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Curt Richter’s is not a household name. He is little known to the general public and, though a psychologist, is probably not known to most psychologists. He was an investigator of behavior and physiology who made profound contributions to our understanding of the behavioral and physiological systems that serve adaptation and long-term viability. Curt Richter was the paradigm of the psychobiological investigator.

In the late 1990s, I spent some time with Timothy Moran at the Alan Mason Chesney Medical Archives at Johns Hopkins poring over some of Richter’s laboratory books. We had to wear lead-protective suits that covered us from head to toe to keep us safe from the lead-infested notebooks. Richter’s laboratory dated back more than sixty years and lead paint had peeled off the walls and fallen onto his charts. As we looked through the laboratory books, we found nothing that we thought he had not already published (log books on sodium, calcium, and metabolic ingestion), but we were both struck by the beauty of his books—the annotations in the margins, the precision and artistry of his notes. We focused on the nutritional experiments. Notes and drawings, amid carefully collected data, were integral parts of these laboratory artifacts. Despite the age of the books and charts, the care Richter took and the clarity of the records were obvious. Moran and I were filled with awe and appreciation. We were also struck by the economy of his style—he wasted very little.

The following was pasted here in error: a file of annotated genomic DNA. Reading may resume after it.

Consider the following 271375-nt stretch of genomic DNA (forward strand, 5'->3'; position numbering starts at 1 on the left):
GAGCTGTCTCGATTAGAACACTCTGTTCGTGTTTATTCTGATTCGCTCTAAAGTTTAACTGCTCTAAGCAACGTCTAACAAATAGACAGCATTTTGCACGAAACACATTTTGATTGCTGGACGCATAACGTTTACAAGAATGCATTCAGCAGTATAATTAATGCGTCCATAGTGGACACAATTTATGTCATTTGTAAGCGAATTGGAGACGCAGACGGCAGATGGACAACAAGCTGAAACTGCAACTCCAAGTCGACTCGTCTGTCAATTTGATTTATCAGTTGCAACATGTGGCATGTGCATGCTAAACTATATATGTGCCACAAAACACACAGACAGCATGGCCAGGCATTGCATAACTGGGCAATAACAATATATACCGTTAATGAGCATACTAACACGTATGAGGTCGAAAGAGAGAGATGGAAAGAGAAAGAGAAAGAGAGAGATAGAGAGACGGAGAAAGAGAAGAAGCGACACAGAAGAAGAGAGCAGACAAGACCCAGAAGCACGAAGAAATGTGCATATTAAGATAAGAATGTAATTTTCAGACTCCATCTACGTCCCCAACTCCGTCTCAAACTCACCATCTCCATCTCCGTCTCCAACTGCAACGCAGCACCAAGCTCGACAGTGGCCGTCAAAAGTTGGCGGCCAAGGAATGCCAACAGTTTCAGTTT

Just who was Curt Richter? What was the context for his approach to research? He was biological in his understanding of behavior. He was fearless as a scientist-adventurer, and in expression he was always close to an engineer, replete with artisan’s sensibilities.

In gaining a sense of Richter, two factors are important: (1) The medical school at Johns Hopkins was an ideal place for him. (2) He was a paradigmatic laboratory researcher.


After receiving his bachelor’s degree from Harvard, Richter pursued a graduate degree in psychology at Johns Hopkins. There he entered a cultural atmosphere devoted to research and intellectual freedom (Gilman 1906), two themes on which Hopkins and its trustees prided themselves (Hawkins 1960).

In the 1870s, Hopkins attracted some of the best minds to Baltimore, including C. S. Peirce, founder and developer of American pragmatism, who was a logician and the son of Benjamin Peirce, the great Harvard mathematician and one of the founders of the National Academy of Sciences (Brendt 1993). “Freedom of research” was a much-used dictum by Daniel Coit Gilman (1906), the first president of Hopkins, and also by Richter (1953f).